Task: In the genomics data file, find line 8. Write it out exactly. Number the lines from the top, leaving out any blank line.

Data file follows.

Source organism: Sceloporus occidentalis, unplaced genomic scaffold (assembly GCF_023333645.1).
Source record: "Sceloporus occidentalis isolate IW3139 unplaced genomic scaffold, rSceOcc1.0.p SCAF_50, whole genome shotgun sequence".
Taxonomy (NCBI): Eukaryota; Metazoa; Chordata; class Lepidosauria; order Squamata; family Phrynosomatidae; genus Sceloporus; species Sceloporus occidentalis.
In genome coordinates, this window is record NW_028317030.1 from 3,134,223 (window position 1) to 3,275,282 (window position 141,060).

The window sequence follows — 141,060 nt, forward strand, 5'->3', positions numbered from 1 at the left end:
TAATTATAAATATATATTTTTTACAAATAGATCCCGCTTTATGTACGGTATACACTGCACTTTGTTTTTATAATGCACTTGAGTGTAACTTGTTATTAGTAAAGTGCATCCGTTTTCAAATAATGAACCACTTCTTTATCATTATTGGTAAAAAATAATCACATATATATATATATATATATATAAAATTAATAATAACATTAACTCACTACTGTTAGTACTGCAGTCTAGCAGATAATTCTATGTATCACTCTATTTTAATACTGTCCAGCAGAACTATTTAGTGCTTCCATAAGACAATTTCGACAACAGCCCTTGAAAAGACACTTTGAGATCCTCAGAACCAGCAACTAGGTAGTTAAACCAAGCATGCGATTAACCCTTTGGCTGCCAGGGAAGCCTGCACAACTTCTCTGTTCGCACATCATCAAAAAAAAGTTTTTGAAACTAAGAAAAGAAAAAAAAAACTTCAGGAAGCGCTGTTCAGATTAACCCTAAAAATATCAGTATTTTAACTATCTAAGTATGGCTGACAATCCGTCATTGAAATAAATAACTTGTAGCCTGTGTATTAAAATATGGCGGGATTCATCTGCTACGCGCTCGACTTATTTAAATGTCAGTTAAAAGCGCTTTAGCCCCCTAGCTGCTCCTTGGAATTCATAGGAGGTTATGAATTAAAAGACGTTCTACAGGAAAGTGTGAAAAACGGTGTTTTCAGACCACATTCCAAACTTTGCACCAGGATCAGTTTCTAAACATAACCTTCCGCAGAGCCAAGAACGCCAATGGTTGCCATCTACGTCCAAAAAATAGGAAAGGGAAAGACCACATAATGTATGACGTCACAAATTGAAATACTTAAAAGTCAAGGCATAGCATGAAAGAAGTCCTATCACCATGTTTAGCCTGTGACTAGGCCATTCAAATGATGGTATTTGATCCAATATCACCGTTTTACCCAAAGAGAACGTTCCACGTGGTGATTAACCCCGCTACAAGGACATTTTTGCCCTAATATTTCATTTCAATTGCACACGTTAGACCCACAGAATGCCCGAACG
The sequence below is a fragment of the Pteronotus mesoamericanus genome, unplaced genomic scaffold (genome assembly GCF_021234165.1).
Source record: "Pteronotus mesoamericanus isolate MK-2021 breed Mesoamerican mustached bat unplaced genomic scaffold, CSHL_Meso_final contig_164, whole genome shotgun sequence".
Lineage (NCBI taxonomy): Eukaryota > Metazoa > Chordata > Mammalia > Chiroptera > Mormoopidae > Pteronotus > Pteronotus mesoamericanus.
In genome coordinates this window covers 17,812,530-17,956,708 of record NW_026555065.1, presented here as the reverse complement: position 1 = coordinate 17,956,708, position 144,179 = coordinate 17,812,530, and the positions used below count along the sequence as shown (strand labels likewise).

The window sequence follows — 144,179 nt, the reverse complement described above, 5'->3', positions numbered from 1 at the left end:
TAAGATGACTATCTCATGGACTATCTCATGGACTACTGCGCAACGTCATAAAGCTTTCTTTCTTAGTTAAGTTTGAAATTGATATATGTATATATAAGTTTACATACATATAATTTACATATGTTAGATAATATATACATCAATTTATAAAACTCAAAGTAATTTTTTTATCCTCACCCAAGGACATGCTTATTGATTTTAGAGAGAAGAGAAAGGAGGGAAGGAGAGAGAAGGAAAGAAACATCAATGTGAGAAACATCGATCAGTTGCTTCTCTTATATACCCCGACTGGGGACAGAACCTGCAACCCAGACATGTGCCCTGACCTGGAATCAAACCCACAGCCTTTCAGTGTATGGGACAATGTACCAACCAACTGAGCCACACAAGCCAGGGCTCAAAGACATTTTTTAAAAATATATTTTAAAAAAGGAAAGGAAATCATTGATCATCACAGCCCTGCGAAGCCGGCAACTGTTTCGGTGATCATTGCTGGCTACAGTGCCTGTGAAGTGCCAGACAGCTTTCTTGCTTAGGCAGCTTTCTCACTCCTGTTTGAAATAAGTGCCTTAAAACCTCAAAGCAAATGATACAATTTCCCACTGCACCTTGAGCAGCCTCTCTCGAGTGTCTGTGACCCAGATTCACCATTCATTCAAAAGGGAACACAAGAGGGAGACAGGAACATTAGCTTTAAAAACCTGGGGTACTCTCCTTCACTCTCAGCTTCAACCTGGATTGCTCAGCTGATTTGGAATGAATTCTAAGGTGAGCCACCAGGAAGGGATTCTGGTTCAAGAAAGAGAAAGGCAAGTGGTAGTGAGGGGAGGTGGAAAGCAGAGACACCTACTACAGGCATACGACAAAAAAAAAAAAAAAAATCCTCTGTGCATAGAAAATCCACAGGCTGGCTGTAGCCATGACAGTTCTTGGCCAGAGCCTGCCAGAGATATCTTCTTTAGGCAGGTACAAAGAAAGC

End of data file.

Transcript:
Source record: "Pteronotus mesoamericanus isolate MK-2021 breed Mesoamerican mustached bat unplaced genomic scaffold, CSHL_Meso_final contig_164, whole genome shotgun sequence".